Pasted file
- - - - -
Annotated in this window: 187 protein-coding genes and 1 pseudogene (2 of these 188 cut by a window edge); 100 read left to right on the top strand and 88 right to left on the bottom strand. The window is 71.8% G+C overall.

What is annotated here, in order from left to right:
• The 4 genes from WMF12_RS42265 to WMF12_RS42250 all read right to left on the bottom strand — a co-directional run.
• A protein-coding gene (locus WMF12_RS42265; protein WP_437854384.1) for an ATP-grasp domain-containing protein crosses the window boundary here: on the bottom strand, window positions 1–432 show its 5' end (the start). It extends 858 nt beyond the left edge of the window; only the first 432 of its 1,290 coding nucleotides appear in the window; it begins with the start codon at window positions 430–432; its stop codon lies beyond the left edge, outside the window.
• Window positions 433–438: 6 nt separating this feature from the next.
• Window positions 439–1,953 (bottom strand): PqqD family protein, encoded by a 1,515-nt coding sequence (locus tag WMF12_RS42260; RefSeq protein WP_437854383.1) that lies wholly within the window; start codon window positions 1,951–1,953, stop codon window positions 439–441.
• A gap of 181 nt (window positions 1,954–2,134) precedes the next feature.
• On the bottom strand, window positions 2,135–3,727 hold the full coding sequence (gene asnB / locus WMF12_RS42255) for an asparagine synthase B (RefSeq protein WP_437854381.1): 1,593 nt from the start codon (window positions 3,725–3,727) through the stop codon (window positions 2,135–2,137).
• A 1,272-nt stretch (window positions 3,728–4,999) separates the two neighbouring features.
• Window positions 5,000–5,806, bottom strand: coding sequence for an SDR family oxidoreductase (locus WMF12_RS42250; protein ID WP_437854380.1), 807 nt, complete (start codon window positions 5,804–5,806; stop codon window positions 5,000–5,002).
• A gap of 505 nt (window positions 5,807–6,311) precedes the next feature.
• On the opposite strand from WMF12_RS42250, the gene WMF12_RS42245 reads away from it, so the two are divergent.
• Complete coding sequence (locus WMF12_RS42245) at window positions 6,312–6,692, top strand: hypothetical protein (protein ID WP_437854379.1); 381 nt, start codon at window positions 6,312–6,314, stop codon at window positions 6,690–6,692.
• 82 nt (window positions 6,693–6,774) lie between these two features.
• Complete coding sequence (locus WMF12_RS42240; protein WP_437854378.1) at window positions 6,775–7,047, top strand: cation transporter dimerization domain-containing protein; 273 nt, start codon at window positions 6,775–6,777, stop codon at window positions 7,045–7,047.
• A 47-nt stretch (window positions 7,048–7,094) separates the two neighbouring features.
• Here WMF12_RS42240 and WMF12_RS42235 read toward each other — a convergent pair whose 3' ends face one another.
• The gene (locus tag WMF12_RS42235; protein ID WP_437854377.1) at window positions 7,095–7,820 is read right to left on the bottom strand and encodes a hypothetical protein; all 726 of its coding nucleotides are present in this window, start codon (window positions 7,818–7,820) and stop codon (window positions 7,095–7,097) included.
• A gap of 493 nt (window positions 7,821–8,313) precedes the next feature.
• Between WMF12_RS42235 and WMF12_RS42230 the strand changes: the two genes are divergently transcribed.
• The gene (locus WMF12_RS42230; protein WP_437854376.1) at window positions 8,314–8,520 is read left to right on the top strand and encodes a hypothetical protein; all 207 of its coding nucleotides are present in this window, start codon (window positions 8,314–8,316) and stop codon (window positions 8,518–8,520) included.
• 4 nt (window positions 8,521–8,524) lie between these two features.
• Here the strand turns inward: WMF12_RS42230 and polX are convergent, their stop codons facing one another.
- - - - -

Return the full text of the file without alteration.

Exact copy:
Annotated in this window: 187 protein-coding genes and 1 pseudogene (2 of these 188 cut by a window edge); 100 read left to right on the top strand and 88 right to left on the bottom strand. The window is 71.8% G+C overall.

What is annotated here, in order from left to right:
• The 4 genes from WMF12_RS42265 to WMF12_RS42250 all read right to left on the bottom strand — a co-directional run.
• A protein-coding gene (locus WMF12_RS42265; protein WP_437854384.1) for an ATP-grasp domain-containing protein crosses the window boundary here: on the bottom strand, window positions 1–432 show its 5' end (the start). It extends 858 nt beyond the left edge of the window; only the first 432 of its 1,290 coding nucleotides appear in the window; it begins with the start codon at window positions 430–432; its stop codon lies beyond the left edge, outside the window.
• Window positions 433–438: 6 nt separating this feature from the next.
• Window positions 439–1,953 (bottom strand): PqqD family protein, encoded by a 1,515-nt coding sequence (locus tag WMF12_RS42260; RefSeq protein WP_437854383.1) that lies wholly within the window; start codon window positions 1,951–1,953, stop codon window positions 439–441.
• A gap of 181 nt (window positions 1,954–2,134) precedes the next feature.
• On the bottom strand, window positions 2,135–3,727 hold the full coding sequence (gene asnB / locus WMF12_RS42255) for an asparagine synthase B (RefSeq protein WP_437854381.1): 1,593 nt from the start codon (window positions 3,725–3,727) through the stop codon (window positions 2,135–2,137).
• A 1,272-nt stretch (window positions 3,728–4,999) separates the two neighbouring features.
• Window positions 5,000–5,806, bottom strand: coding sequence for an SDR family oxidoreductase (locus WMF12_RS42250; protein ID WP_437854380.1), 807 nt, complete (start codon window positions 5,804–5,806; stop codon window positions 5,000–5,002).
• A gap of 505 nt (window positions 5,807–6,311) precedes the next feature.
• On the opposite strand from WMF12_RS42250, the gene WMF12_RS42245 reads away from it, so the two are divergent.
• Complete coding sequence (locus WMF12_RS42245) at window positions 6,312–6,692, top strand: hypothetical protein (protein ID WP_437854379.1); 381 nt, start codon at window positions 6,312–6,314, stop codon at window positions 6,690–6,692.
• 82 nt (window positions 6,693–6,774) lie between these two features.
• Complete coding sequence (locus WMF12_RS42240; protein WP_437854378.1) at window positions 6,775–7,047, top strand: cation transporter dimerization domain-containing protein; 273 nt, start codon at window positions 6,775–6,777, stop codon at window positions 7,045–7,047.
• A 47-nt stretch (window positions 7,048–7,094) separates the two neighbouring features.
• Here WMF12_RS42240 and WMF12_RS42235 read toward each other — a convergent pair whose 3' ends face one another.
• The gene (locus tag WMF12_RS42235; protein ID WP_437854377.1) at window positions 7,095–7,820 is read right to left on the bottom strand and encodes a hypothetical protein; all 726 of its coding nucleotides are present in this window, start codon (window positions 7,818–7,820) and stop codon (window positions 7,095–7,097) included.
• A gap of 493 nt (window positions 7,821–8,313) precedes the next feature.
• Between WMF12_RS42235 and WMF12_RS42230 the strand changes: the two genes are divergently transcribed.
• The gene (locus WMF12_RS42230; protein WP_437854376.1) at window positions 8,314–8,520 is read left to right on the top strand and encodes a hypothetical protein; all 207 of its coding nucleotides are present in this window, start codon (window positions 8,314–8,316) and stop codon (window positions 8,518–8,520) included.
• 4 nt (window positions 8,521–8,524) lie between these two features.
• Here the strand turns inward: WMF12_RS42230 and polX are convergent, their stop codons facing one another.